Under William Marshal a hide of land was held in 1196 by Eustace son of Airic Longi of Weston, and was in that year granted by him to Richard de Milkley. (fn. 52) In 1278 Robert de Milkley was summoned to show by what warrant he held view of frankpledge in Hinxworth, (fn. 53) but he withdrew his claim in favour of the overlord Roger Bigod. In 1287, however, he was said to hold this and other liberties in Hinxworth of the said Roger. (fn. 54) This fee is returned in 1306 (on the death of Roger Bigod) as held by Walter le Baud, (fn. 55) and Thomas le Baud was holding it in 1428. (fn. 56)
Another holding was that which in the 13th century was in the tenure of a family named Stopham. Ralph de Stopham and Milisent his wife claimed view of frankpledge and assize of bread and ale in Hinxworth in 1286–7. (fn. 57) This holding, described as a quarter of a knight's fee, was in the hands of Isabel de Stopham in 1303. (fn. 58) In 1428 it had become the property of Thomas Bryd, then a minor. (fn. 59) A Roger Brian also held lands and rents in Hinxworth in 1292, (fn. 60) in which year he granted 2 acres of land and 100s. rent to a chaplain in the chapel of St. John the Baptist at Buntingford, retaining other land there. This land, described as a quarter of a knight's fee, he was still holding in 1303. (fn. 61)
At the end of the 15th century these different holdings seem to have been amalgamated in the manor of HINXWORTH or WATTONBURY, which was then owned by Richard Waferer, who leased it in 1471–2 to John Ward, alderman of London. (fn. 62) It descended to Thomas Waferer of Sundridge, co. Kent, who in 1521 sold it to John Bowles of Wallington, co. Herts. (fn. 63) John Bowles died in 1543, (fn. 64) and the manor passed to his grandson Thomas Bowles, (fn. 65) who in 1556 sold it to William Hyde. (fn. 66) It was sold by William Hyde before 1571 to Jasper Smyth and Elizabeth his wife, for in that year they conveyed it to Thomas Norwood. (fn. 67) Thomas Norwood died in February 1587–8 and left the manor to Thomas Norwood, third son of his son John Norwood. (fn. 68) He in 1613–14 sold it to Thomas Draner of Hoxton, co. Middlesex. (fn. 69) Thomas Draner held the manor till his death in 1632. Having no children he left it by will to his cousin William Boteler for life with remainder in tail-male to his great-nephew Francis Halton (a younger son of Sir Roger Halton, son of Joan, Thomas Draner's sister) (fn. 70) with contingent remainder successively to his great-nephews Draner and Henry Massingberd, (fn. 71) the sons of Frances daughter of Joan, who had married Thomas Massingberd of Bratoft, co. Lincs. (fn. 72) Thomas Draner's nearest heir was his great-great-niece Elizabeth Halton, (fn. 73) then aged nine, who in 1665 with her second husband James Moseley (fn. 74) quitclaimed all right in the manor of Hinxworth. (fn. 75) William Boteler and Francis Halton, the first and second devisees, seem to have died without children, for the manor came to Sir Draner Massingberd, knighted in 1660–1, (fn. 76) and was held after his death by his widow. (fn. 77) On her death it descended to her son (fn. 78) Burrell Massingberd, who was holding the manor in 1705. (fn. 79) In 1709 he sold it to Sussex Sell of Hinxworth, (fn. 80) who with his wife Sarah sold it in 1711 to John Izard (fn. 81) of Baldock, draper. (fn. 82) By the will of John Izard dated 25 April 1713 and proved in August 1714, Hinxworth was left to his wife Ellen for life with remainder to his son Robert. (fn. 83) Robert Izard married Grace Cox in 1719 and had a daughter Grace who was seised of the manor on his death. In 1744 she married Thomas Daniel of Devizes, co. Wilts., but died childless a year later, when she left the manor to her husband. (fn. 84) John Izard (elder brother of Robert) quitclaimed all right in the manor to Thomas Daniel in 1754, (fn. 85) and the latter continued to hold it until 1766, when he sold it to Robert Thurgood of Baldock. (fn. 86) Sarah, daughter of the latter, married Thomas Clutterbuck, (fn. 87) and by her father's will dated 26 March 1774 (fn. 88) inherited the manor of Hinxworth. On her death in 1788, (fn. 89) by the terms of the will, (fn. 90) it descended to her son Robert Clutterbuck, the historian. He died in 1831 and was succeeded by his son Robert, (fn. 91) who died in 1879. (fn. 92) The manor was bought of his trustees by Mr. John Sale in 1881. He died in 1894, and the manor is now held by his trustees.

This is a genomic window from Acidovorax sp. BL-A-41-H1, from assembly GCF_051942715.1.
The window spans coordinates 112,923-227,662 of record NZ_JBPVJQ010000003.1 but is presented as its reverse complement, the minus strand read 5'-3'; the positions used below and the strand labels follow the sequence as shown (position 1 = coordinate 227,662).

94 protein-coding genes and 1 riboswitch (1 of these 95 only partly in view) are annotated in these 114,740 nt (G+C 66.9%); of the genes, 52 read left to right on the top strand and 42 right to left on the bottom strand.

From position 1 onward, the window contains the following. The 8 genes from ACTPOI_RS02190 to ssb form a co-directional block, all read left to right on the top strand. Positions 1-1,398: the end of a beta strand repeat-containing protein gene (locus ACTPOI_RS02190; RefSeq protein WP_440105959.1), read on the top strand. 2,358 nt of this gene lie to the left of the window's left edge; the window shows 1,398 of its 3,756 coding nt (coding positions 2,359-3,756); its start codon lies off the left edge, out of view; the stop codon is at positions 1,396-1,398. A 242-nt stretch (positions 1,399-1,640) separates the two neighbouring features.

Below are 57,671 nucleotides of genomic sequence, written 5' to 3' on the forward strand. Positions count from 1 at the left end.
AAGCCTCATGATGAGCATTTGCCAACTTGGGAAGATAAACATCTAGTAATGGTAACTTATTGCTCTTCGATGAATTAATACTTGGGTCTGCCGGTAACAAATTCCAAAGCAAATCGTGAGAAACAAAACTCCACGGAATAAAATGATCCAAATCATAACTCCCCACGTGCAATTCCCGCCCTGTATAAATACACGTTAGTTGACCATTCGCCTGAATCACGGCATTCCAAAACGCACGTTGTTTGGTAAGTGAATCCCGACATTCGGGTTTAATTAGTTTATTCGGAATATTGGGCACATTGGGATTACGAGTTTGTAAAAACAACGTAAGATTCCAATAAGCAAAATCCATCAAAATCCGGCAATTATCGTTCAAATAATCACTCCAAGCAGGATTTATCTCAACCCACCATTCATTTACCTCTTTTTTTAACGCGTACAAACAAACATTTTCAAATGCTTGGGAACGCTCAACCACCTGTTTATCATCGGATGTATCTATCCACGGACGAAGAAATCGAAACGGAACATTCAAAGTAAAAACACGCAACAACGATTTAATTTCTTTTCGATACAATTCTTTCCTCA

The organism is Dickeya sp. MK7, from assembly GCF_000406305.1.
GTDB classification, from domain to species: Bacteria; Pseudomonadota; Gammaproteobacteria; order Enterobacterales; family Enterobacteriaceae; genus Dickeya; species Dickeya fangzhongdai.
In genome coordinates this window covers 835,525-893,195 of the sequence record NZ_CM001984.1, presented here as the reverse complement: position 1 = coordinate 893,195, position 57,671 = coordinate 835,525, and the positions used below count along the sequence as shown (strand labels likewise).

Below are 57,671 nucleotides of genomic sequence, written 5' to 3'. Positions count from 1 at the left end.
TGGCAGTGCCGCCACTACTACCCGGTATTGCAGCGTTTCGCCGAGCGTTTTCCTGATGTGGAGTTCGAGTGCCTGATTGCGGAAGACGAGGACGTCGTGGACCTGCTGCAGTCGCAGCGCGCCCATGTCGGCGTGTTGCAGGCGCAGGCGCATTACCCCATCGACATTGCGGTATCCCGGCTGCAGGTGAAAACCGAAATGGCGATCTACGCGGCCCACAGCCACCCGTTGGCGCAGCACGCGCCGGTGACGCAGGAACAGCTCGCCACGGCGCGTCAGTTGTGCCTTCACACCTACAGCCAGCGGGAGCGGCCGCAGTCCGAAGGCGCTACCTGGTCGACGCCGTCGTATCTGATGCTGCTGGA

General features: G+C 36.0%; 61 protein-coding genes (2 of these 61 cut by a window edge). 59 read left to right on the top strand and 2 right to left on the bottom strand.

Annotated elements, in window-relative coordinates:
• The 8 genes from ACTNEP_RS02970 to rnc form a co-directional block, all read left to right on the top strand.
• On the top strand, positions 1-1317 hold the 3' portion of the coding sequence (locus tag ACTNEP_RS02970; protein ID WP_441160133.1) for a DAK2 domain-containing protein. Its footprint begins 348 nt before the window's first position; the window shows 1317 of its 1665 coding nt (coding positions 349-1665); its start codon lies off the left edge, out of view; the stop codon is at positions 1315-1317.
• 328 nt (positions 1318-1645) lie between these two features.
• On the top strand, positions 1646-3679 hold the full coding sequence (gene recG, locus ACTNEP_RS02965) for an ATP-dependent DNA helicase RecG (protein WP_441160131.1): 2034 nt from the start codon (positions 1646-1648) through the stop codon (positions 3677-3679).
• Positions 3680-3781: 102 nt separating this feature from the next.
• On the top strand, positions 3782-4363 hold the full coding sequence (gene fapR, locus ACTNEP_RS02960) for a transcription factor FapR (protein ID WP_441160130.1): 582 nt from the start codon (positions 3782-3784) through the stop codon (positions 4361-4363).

The manor of CANTLOWBURY (Cantilbury, Cantlebury, Cantlobury, xvi cent.) is not mentioned by name before 1521–2. (fn. 93) It probably took its name from the family of Cantlow or Cantelupe, who had land in Hinxworth as early as 1176, when Walter de Cantelupe held property there. (fn. 94) It seems probable that their lands in Hinxworth were not inconsiderable, for they owned the advowson of Hinxworth Church, (fn. 95) which continued with their descendants until 1346. (fn. 96) In spite of this no further record can be found of what land they held. The manor of Cantlowbury was held in 1522 by Thomas Waferer, (fn. 97) who also held the manor of Hinxworthbury alias Wattonbury (q.v.). From this date the two manors descend together. (fn. 98) The manor-house of Cantlowbury was for some time held by a family of the name of Harvey, but was pulled down about 1865. (fn. 99)
The priory of Newnham in Bedfordshire held lands in Hinxworth in the 13th century, and in 1278 the prior was summoned to show by what warrant he held view of frankpledge and assize of bread and ale there. The prior, however, withdrew all claim to these liberties. (fn. 100) His lands and rents in Hinxworth were valued in 1291 at £1 10s., (fn. 101) and described as a quarter of a knight's fee in 1303. (fn. 102) These lands remained with the priory until the 16th century, (fn. 103) and it is probable that on its dissolution by Henry VIII (fn. 104) they became absorbed in the manor of Hinxworth.